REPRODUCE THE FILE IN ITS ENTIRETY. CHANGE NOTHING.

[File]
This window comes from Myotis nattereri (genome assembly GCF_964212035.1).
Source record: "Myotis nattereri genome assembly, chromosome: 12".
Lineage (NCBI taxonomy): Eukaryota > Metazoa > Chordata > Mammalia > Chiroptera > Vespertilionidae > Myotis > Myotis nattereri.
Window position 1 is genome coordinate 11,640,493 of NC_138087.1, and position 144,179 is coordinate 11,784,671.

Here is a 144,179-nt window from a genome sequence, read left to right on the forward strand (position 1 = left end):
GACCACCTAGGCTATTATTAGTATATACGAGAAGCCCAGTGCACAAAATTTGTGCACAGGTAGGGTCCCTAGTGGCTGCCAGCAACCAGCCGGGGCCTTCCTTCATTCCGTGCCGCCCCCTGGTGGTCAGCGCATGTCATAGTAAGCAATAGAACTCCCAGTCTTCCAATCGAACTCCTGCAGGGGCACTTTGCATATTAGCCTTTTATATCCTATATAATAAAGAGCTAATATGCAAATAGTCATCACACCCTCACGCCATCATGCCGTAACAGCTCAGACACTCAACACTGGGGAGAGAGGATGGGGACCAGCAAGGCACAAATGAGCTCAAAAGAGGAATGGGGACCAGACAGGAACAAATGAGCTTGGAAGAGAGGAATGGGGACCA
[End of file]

This window comes from Myotis nattereri (genome assembly GCF_964212035.1).
Source record: "Myotis nattereri genome assembly, chromosome: 12".
Lineage (NCBI taxonomy): Eukaryota > Metazoa > Chordata > Mammalia > Chiroptera > Vespertilionidae > Myotis > Myotis nattereri.
Window position 1 is genome coordinate 11,640,493 of NC_138087.1, and position 144,179 is coordinate 11,784,671.

Here is a 144,179-nt window from a genome sequence, read left to right on the forward strand (position 1 = left end):
GACCACCTAGGCTATTATTAGTATATACGAGAAGCCCAGTGCACAAAATTTGTGCACAGGTAGGGTCCCTAGTGGCTGCCAGCAACCAGCCGGGGCCTTCCTTCATTCCGTGCCGCCCCCTGGTGGTCAGCGCATGTCATAGTAAGCAATAGAACTCCCAGTCTTCCAATCGAACTCCTGCAGGGGCACTTTGCATATTAGCCTTTTATATCCTATATAATAAAGAGCTAATATGCAAATAGTCATCACACCCTCACGCCATCATGCCGTAACAGCTCAGACACTCAACACTGGGGAGAGAGGATGGGGACCAGCAAGGCACAAATGAGCTCAAAAGAGGAATGGGGACCAGACAGGAACAAATGAGCTTGGAAGAGAGGAATGGGGACCA